Former Dayton Superintendent Gets 24 Months in Prison for Embezzlement
Former Dayton Independent Schools superintendent Gary Rye will spend two years in a federal prison for embezzling money from the school district.
"I think it's important in cases like this to send the appropriate message that this type of behavior will not be tolerated," Judge David Bunning told Rye in a federal courtroom in Covington on Tuesday morning. Bunning had the option of a recommended sentence of between eighteen and twenty-four months, or could exercise his right to lower or lengthen that recommendation. Because Rye has paid full restitution, Bunning said he decided to keep the sentencing parameters within the 18-24 month range and went with the higher sentence because Rye's theft was at the high-end of the sentencing threshold of $200,000.
Rye pleaded guilty in December. In November, Kentucky Auditor Adam Edelen, whose office examined Rye's tenure and explained a history of theft, said that the school district and Rye had reached an agreement that the former superintendent would repay $473,000.
In the courtroom on Tuesday it was noted that Rye repaid more than $193,000, the full criminal restitution, but he will still be on the hook for the outstanding balance.
Judge Bunning noted that Rye still faces a civil suit.
It was more than a year ago that Rye was revealed as having stolen from the district, a traditionally low-performing and poverty-stricken small school system, through reimbursement of personal retirement contributions and service credit card purchases, benefits not authorized in his contract. He was paid more than $47,000 for sick days, leave that was not approved by the Board of Education. The audit also found more than $20,000 in unauthorized travel reimbursements.
"Your actions had a profound impact on the school system for a number of years," Bunning said.
In fact, Dayton Schools' suffered from severe budget cuts under Rye as he lined his own pockets. At the time of the announcement of the audit last year, current Superintendent Jay Brewer, whose own digging led to the examination by Edelen, said the district was still being forced to make cuts, at that time around $300,000.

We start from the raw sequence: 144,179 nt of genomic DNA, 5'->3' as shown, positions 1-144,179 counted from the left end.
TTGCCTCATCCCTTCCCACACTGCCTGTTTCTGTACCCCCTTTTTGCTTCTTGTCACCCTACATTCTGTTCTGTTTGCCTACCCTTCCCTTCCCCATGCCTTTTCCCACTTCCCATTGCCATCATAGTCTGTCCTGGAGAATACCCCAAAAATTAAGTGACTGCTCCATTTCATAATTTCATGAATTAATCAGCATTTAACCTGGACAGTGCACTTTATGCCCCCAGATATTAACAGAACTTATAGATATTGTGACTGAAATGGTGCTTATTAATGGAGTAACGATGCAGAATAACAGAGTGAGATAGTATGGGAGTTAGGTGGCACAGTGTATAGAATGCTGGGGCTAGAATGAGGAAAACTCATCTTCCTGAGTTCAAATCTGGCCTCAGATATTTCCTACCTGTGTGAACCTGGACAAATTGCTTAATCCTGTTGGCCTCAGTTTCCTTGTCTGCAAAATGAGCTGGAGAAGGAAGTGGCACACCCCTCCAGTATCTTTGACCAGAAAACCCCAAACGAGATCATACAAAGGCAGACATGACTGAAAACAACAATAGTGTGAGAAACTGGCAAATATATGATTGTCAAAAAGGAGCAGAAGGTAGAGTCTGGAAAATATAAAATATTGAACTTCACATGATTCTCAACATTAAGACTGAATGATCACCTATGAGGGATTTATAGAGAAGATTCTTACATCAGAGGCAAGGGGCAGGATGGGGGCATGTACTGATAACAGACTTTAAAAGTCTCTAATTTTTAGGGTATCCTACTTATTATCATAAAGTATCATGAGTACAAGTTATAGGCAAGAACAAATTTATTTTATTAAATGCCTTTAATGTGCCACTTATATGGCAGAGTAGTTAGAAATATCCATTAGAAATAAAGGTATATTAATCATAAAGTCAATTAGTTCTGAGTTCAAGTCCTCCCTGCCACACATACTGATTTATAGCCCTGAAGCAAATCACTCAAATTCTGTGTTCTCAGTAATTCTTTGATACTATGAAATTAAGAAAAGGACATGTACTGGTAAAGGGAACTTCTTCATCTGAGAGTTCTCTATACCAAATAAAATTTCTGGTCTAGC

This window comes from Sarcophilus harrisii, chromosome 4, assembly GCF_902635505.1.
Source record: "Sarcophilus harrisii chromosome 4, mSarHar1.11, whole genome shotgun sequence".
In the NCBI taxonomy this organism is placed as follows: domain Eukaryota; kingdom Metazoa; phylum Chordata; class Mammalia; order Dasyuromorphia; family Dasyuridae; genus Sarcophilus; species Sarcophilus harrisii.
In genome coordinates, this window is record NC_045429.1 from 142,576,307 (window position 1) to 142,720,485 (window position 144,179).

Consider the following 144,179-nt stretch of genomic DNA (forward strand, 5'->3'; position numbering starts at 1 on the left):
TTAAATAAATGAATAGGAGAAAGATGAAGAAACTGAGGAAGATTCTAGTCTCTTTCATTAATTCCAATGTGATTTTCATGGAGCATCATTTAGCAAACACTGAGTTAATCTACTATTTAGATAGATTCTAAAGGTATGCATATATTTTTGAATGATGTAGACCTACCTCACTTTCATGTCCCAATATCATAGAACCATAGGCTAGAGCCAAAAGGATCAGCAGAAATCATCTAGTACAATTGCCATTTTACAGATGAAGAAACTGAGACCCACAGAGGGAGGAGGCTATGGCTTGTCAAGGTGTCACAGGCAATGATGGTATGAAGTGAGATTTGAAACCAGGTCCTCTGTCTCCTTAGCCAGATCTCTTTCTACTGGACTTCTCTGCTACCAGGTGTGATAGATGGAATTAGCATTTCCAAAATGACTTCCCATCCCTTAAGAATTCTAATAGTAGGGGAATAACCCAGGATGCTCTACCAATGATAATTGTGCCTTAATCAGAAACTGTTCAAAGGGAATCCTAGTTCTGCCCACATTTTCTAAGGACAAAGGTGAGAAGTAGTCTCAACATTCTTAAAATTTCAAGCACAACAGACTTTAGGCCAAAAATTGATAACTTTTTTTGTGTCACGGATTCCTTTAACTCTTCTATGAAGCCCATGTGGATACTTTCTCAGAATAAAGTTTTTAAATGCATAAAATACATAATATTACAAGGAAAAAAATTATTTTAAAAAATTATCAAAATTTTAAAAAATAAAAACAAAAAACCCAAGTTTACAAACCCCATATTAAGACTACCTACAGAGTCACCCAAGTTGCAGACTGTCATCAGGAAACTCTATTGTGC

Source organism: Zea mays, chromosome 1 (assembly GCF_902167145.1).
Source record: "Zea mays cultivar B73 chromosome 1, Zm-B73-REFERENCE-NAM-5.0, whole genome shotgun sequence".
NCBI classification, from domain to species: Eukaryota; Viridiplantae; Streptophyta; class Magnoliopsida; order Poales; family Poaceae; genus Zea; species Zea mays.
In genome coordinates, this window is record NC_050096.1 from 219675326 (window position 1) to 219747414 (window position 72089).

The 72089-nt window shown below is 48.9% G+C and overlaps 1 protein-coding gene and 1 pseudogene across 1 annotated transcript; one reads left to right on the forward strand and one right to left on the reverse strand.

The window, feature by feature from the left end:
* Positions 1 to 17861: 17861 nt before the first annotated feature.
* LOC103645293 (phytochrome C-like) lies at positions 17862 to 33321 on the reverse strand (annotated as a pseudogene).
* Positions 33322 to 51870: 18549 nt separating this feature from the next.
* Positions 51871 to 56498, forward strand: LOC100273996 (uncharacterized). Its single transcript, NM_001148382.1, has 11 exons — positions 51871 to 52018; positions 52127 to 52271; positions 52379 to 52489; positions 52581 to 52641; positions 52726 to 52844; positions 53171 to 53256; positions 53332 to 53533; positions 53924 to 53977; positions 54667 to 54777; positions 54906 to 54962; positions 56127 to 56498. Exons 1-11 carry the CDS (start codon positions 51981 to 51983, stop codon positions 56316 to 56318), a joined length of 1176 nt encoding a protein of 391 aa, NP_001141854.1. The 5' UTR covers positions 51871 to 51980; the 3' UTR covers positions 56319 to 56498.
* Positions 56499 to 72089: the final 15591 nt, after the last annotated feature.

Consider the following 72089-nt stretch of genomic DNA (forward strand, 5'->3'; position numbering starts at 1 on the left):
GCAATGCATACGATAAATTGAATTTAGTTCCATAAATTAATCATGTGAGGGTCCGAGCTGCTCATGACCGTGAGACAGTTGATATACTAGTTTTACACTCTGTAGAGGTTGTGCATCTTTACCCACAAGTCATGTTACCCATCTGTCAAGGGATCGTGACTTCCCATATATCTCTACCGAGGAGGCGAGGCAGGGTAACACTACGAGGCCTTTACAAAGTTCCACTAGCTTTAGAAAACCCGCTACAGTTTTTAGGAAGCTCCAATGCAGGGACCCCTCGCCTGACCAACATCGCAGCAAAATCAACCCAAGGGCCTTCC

Federal prosecutor Laura Vorhees read multiple letters to the court asking for the longest sentence possible, including one from former Dayton superintendent and current Southbank Partners president Jack Moreland. The letter detailed how teachers were forced to spend their own money for supplies, a librarian and music teacher were cut, and field trips eliminated.
Since Brewer took over for the district, there have been financial and educational improvements. "The situation has improved dramatically since you were replaced," Bunning said. "Is that a coincidence? I don't think so."
Rye's attorneys asked for leniency since he met the restitution requirement but Bunning said Rye was a man of means, discounting the obligation. Rye will report to a federal prison in either Montgomery, Alabama or Pensacola, Florida, per a request by Bunning, though the penal system will have final say on where he goes. Following the sentence, Rye will have three years of supervised probation.
He is to report to prison on June 2.
"Today was a powerful demonstration that there are consequences for stealing from children," Auditor Edelen said via Twitter. "I am pleased justice was served as a result of our work last year and our partnership with the new leadership at the school district. Education is the most important moral obligation we have as a Commonwealth and the largest investment taxpayers make. I will continue to be present in education, making sure school systems run for the benefit of children and taxpayers."
Written by Michael Monks, editor & publisher of The River City News
Photo: Federal courthouse in Covington/RCN